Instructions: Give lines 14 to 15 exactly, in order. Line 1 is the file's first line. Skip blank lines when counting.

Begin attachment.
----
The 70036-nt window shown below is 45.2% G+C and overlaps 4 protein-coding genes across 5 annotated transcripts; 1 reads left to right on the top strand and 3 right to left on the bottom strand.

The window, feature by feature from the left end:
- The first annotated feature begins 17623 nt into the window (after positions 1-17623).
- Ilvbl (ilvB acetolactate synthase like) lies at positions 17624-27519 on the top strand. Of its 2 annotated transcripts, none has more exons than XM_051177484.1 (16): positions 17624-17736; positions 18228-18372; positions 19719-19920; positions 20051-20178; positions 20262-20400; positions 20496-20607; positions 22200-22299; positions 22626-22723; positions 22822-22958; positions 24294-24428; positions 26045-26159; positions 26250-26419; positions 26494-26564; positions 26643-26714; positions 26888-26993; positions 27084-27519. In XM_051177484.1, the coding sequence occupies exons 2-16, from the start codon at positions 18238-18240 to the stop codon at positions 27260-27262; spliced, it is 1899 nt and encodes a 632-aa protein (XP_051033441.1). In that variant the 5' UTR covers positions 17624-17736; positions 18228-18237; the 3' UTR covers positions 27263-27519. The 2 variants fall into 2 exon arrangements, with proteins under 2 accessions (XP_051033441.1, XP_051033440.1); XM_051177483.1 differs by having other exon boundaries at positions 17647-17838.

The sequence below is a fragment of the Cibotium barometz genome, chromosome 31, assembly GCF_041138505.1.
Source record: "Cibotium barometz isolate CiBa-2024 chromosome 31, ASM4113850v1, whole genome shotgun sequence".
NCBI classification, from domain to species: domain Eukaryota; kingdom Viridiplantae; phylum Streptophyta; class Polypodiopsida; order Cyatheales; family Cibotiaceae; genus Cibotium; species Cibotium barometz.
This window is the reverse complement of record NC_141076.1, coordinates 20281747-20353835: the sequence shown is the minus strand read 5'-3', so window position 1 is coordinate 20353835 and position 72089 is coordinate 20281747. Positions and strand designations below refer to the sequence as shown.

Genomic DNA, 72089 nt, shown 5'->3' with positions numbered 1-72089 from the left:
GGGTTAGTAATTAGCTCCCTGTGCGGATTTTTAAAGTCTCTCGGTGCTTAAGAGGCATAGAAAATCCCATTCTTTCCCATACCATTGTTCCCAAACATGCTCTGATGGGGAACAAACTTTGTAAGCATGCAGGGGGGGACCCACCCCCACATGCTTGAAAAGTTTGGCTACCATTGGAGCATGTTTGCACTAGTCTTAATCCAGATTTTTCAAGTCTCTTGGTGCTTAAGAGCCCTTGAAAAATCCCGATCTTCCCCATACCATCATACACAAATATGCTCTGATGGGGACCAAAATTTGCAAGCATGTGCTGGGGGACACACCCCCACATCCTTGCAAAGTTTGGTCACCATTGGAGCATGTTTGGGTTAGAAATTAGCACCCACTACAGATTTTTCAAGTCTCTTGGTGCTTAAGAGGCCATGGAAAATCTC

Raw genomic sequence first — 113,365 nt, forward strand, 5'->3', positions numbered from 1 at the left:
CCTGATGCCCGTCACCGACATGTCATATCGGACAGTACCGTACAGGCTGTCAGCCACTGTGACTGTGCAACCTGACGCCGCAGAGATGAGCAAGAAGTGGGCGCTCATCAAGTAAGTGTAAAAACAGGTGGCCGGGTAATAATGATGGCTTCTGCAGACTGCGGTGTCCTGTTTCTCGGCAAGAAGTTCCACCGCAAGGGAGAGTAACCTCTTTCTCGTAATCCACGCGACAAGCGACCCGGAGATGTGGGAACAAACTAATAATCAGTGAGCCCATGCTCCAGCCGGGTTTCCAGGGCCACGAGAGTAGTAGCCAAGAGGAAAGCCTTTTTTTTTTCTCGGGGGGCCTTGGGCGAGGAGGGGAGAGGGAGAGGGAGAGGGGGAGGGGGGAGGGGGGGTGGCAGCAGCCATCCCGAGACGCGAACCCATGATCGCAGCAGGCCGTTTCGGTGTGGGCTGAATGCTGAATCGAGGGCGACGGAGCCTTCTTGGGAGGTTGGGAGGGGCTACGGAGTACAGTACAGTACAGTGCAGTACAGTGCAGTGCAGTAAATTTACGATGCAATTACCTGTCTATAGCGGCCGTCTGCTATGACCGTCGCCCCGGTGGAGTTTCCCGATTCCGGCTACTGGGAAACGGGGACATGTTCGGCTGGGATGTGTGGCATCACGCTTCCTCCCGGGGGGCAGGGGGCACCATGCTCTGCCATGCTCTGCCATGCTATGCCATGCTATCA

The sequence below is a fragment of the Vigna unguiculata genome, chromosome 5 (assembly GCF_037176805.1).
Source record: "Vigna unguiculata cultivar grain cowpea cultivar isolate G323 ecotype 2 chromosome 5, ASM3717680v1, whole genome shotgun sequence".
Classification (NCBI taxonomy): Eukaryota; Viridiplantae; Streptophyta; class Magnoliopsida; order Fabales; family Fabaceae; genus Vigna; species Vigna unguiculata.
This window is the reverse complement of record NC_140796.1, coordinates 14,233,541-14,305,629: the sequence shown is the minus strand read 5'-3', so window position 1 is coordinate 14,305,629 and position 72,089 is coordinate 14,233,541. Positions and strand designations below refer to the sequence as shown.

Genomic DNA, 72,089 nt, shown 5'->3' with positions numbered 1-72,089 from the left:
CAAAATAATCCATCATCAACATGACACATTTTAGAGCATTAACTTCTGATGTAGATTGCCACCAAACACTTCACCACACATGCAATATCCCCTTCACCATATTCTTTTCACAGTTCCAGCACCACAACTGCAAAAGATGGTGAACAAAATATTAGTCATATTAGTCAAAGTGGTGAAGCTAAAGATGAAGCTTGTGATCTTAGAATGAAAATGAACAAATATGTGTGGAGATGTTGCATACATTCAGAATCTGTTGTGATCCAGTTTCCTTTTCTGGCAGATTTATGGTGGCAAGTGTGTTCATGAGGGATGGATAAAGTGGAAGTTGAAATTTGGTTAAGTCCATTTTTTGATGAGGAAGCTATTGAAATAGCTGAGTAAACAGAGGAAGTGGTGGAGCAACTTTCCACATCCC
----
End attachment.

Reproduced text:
Source record: "Vigna unguiculata cultivar grain cowpea cultivar isolate G323 ecotype 2 chromosome 5, ASM3717680v1, whole genome shotgun sequence".
Classification (NCBI taxonomy): Eukaryota; Viridiplantae; Streptophyta; class Magnoliopsida; order Fabales; family Fabaceae; genus Vigna; species Vigna unguiculata.